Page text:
Topic: Lingua Latina
Replies: 4
Views: 2074

Re: Lingua Latina

My Wheelock's class is just now ending, and I've been looking at Lingua Latina for some time. After working through the first ten chapters, I feel that it has helped concretize much of the early grammar I learned - so that I am responding more quickly to the various cases and constructions. Apparent...
by quickly
Sat Aug 22, 2009 1:23 am
Forum: Learning Latin
Topic: Wheelock/M&F on circumstantial cum clauses
Replies: 11
Views: 4288

Wheelock/M&F on circumstantial cum clauses

I noticed a discrepancy between Wheelock and M&F's description of indicative or subjunctive verb use in cum-circumstantial clauses. Wheelock's states that: [pp. 211] Very often...the verb of the cum clause is in the subjunctive mood, especially when it describes either the general circumstances (rat...
by quickly
Fri Aug 21, 2009 9:41 pm
Forum: Learning Latin
Topic: question regarding the preposition "in"
Replies: 8
Views: 2217

Re: question regarding the preposition "in"

A&G gives the following (supplementary) information, also, which I think helps clarify the motion towards use (slightly modified/supplemented): With the accusative , "into" (opposed to ex ) a. Of place: as in Italiam contendit , he hastens into Italy; as in casam currit , he rushes into his house. b...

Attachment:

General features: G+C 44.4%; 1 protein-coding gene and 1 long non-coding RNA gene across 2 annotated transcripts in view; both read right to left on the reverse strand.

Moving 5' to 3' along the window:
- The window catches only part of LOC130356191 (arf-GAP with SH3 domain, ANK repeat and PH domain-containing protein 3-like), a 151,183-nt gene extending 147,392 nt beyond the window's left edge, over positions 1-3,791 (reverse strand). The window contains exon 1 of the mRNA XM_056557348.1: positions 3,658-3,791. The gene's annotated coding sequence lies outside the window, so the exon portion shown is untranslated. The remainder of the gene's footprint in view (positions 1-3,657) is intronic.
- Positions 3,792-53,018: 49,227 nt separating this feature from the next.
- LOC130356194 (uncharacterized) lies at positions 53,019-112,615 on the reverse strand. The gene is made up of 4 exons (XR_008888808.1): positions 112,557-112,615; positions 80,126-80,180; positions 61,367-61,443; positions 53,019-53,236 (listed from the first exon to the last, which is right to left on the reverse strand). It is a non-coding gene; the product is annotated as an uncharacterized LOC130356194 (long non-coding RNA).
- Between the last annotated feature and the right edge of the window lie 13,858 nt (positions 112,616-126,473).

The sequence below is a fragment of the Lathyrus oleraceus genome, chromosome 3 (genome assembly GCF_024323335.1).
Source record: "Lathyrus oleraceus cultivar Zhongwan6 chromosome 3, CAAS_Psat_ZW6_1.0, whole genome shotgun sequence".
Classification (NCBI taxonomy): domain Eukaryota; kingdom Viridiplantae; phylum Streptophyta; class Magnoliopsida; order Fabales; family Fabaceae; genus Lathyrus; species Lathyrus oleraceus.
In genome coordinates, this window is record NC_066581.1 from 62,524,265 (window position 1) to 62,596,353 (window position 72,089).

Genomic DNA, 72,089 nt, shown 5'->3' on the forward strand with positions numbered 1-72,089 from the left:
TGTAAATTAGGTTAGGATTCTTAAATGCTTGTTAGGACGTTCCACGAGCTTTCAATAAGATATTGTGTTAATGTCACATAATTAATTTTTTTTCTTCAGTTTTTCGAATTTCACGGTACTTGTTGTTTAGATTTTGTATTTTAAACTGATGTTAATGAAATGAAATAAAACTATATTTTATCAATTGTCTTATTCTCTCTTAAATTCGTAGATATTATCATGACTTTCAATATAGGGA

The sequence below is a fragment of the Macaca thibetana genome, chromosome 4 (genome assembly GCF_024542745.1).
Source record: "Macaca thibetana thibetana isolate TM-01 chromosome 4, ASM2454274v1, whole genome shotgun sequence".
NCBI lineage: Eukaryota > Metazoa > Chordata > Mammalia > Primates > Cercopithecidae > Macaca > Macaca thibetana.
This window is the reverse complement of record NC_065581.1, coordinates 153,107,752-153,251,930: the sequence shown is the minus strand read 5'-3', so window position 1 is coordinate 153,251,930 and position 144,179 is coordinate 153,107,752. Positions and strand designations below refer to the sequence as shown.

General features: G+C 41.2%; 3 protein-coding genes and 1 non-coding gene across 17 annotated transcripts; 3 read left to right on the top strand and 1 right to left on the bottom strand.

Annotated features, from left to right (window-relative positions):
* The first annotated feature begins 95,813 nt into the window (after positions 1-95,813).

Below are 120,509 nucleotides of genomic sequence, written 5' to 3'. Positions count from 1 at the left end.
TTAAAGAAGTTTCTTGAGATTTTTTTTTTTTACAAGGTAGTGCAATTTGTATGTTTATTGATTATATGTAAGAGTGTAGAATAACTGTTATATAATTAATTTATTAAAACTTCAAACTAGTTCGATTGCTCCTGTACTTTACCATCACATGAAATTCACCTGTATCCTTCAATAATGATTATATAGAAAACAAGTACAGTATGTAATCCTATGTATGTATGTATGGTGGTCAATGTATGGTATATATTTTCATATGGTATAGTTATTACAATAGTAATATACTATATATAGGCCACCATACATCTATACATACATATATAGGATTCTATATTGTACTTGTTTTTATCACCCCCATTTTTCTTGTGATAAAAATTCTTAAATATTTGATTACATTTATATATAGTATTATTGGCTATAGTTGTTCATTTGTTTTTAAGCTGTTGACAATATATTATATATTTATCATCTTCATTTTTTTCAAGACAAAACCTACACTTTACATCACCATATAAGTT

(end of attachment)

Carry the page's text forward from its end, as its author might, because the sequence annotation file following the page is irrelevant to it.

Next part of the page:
by quickly
Thu Aug 20, 2009 7:29 pm
Forum: Wheelock's Latin
Topic: Wheelock Chapter 30
Replies: 4
Views: 5966

Re: Wheelock Chapter 30

We just finished chapter thirty in class (so I may be wrong), but I would translate as follows: PR2: videbit as 3rd. Sg. of videre; fuerit as 3rd. Sg. (subj.) of sum. According to the sequence of tenses, I would translate: "He will [shall] see how great the force of those felicitous words was ." PR8...
by quickly
Thu Aug 20, 2009 11:22 am
Forum: Learning Latin
Topic: Letter in Latin (imp. subj. / expressing "would")
Replies: 13
Views: 3509

Re: Letter in Latin (imp. subj. / expressing "would")

adrianus: I tried to use the "gratias agere" construction, but all previous examples have included a dative pronoun, as in gratias tibi ago , so I was unsure of exactly how to use it in the context. I tried modeling that phrase off Catullus 49 ( gratias tibi maximas Catullus / agit pessimus omnium p...
by quickly
Thu Aug 20, 2009 9:59 am